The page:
The Culture Of Togo

The Independence monument in Lome, Togo. Editorial credit: EiZivile /
The Independence monument in Lome, Togo. Editorial credit: EiZivile /

Togo is a West African nation that houses a population of around 8,176,449 individuals. The country has a rich culture that reflects its ethnic diversity.

Ethnicity, Language, And Religion

Although Togo is one of the smallest countries in Africa (57,000 square km), it is home to diverse ethnic groups. Around 37 tribes inhabit the country of which the Ewe, Mina, and Kabre are the largest. French is Togo’s official language. Kabye and Dagomba are the two major African languages spoken in the north of Togo while Ewe and Mina are spoken in the southern part of the country. More than half of the population of Togo practice indigenous African religions. Christianity and Islam are practiced by about 29% and 20% of Togo’s population, respectively.



The cuisine of Togo is influenced by the French, German, and West African cuisines. The staple foods of the Togolese cuisine are millet, maize, plantain, beans, rice, cassava, yam, and more. Maize is widely consumed by the Togolese. Fish is the primary source of protein in the Togolese diet. Bushmeat hunting is not uncommon. Different types of pâté, sauces, and chili peppers are also used in Togolese cuisine. People in the country generally prefer to eat at home. However, roadside food stalls selling omelets, corn-on-the-cob, groundnuts, brochettes, etc., are also popular. Some of the common Togolese dishes are Koklo meme (grilled chicken flavored with chili sauce), fufu (peeled and boiled yams served with sauces), and kokonte (a cassava pâté). Red wine, white wine, and American-style beer are popular alcoholic beverages consumed in Togo.

Literature And The Arts

Togo has a rich heritage of oral literature that consists of folktales and legends, heroic epics, historical accounts, war poems, fairy tales, ritualistic chants, and more. Written literature in the country was nearly non-existent prior to the arrival of the Europeans. The first literary texts from Togo date from the early 1950s. David Ananou’s Le Fils du fétiche is often regarded as one of the first novels of Togo.

A wide variety of handicrafts are also produced in Togo. Kpalimé is the nation’s hub for crafts like weaving, wood sculpture, batiks, painting, pottery, wickerwork, ceramics, decorated calabashes, etc. The town houses about 36 workshops and retail outlets selling Togolese art and craft work to the domestic and international buyers.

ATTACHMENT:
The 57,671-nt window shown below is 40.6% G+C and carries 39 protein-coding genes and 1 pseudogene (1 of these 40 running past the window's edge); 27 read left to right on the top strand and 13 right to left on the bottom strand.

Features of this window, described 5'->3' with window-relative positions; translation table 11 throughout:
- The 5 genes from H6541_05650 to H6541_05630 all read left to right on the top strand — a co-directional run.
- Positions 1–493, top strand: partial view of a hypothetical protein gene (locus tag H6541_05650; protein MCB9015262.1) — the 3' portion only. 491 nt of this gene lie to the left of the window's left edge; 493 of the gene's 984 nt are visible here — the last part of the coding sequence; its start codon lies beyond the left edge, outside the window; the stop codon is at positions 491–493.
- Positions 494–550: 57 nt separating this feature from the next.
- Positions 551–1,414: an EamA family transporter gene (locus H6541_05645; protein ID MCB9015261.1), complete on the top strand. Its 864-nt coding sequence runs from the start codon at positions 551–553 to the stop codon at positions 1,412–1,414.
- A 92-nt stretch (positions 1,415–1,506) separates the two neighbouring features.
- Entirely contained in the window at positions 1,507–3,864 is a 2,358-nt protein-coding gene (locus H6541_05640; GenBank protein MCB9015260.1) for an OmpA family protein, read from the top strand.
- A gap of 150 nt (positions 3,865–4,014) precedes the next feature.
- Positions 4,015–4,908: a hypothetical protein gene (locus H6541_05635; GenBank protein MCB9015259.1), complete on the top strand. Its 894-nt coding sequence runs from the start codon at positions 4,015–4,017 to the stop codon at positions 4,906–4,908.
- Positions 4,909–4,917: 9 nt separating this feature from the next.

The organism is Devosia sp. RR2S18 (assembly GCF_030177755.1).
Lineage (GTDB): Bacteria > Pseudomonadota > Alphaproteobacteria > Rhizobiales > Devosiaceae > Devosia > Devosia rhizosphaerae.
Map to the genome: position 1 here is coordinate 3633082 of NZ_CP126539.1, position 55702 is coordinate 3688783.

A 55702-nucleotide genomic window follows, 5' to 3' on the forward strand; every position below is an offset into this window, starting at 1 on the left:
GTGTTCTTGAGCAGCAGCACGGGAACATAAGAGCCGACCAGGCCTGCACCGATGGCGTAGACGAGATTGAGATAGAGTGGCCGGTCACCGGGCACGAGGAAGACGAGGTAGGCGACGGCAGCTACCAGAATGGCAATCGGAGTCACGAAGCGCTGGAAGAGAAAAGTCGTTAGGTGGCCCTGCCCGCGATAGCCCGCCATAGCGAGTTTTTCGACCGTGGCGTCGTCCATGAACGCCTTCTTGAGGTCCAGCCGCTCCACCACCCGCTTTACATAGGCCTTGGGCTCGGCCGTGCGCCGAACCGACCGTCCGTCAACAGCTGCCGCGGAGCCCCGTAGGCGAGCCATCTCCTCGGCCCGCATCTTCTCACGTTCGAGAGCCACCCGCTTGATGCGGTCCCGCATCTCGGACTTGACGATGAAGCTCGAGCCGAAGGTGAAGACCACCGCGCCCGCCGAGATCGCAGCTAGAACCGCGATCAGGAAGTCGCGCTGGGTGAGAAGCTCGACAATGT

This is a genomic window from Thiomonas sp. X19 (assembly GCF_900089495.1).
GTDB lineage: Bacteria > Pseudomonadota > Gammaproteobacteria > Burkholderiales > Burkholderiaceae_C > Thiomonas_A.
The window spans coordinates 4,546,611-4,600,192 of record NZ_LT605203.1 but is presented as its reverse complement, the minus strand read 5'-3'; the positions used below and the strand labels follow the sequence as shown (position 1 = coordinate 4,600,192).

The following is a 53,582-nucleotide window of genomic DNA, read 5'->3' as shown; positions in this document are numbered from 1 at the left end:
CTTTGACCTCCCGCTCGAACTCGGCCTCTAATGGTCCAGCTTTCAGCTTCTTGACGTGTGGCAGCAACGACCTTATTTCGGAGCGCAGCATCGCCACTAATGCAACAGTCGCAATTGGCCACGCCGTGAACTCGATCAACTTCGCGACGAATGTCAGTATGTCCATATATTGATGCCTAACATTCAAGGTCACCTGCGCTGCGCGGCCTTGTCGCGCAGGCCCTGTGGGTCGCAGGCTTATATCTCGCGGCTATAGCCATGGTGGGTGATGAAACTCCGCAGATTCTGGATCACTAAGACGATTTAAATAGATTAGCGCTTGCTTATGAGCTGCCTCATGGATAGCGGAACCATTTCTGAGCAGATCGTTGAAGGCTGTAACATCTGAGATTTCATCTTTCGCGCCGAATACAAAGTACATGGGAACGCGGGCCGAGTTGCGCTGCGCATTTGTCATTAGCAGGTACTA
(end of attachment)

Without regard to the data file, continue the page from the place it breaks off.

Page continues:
Performance Arts

The Togolese are proud of their rich heritage of indigenous music and dance. Each ethnic group has its own style of music and dance which are often an integral part of the religious and social life of the people. The music scene of the country features a great variety of percussion-led dance music. Drums are used extensively throughout the nation to celebrate special occasions and festivals like the Yeke Yeke festival. Some of the Togolese dances are the hunters' dance adewu, tchebe (the stilt dance), war dances (atsina and kpehouhuon), etc.

Sports In Togo -

Dancers in Togo. Editorial credit: Rashad Mammadov /

Like most African countries, football is the most popular sport played in Togo. The game is played both professionally and informally throughout the cities and villages of Togo. The country has also achieved some international success in football. Boxing is another popular sport in Togo. The country produced Zafrou Balloqou, one of the best boxers of the 1990s. Togo has also participated in international tennis and African traditional wrestling competitions. Men dominate the sports scene in the country but attempts have been made to encourage Togolese women to take part in sports. The Togolese Olympic Committee was recognized by the International Olympic Committee in 1963. The country’s athletes first participated in the Olympic Games in 1972. In 2008, the kayaker Benjamin Boukpeti won the first Olympic medal for the country.

Life in Togolese Society

Although the law grants equal rights and freedoms to Togolese men and women, it is hardly applicable in the Togolese society. In most households, men enjoy a higher status than women. The women are expected to manage the household chores and children. They also work as laborers in the crop fields and in other professions in the city. However, very few women hold higher ranks in politics, administration, civil services, business, etc.

Marriage customs in Togo vary according to the ethnic group of the people. Marrying outside the ethnic group is usually not encouraged. However, changing societal norms are leading to an increase in inter-ethnic marriages. Polygamous households are decreasing in number but are not yet uncommon in rural areas. The payment of bridewealth is important throughout the nation. The French legal statutes determine inheritance in the case of legal marriages. Customary inheritance laws are applicable in the event of customary marriages. Such laws usually follow a patrilineal tradition.

Mothers and other female relatives usually take care of the infants. The growth of a child is marked by several initiation ceremonies. Education is provided to all but boys are more likely to complete primary education than girls. The gender-based differences in educational achievements increase with the stage of education.

Public display of affection is seldom witnessed since it is not encouraged by the Togolese society. Men and women are not expected to court in public. The elders of the village are highly respected. The Togolese usually consume food with the hands. Guests are warmly welcomed into the home and offered water and food. The traditional greeting involves asking about health and family well-being.


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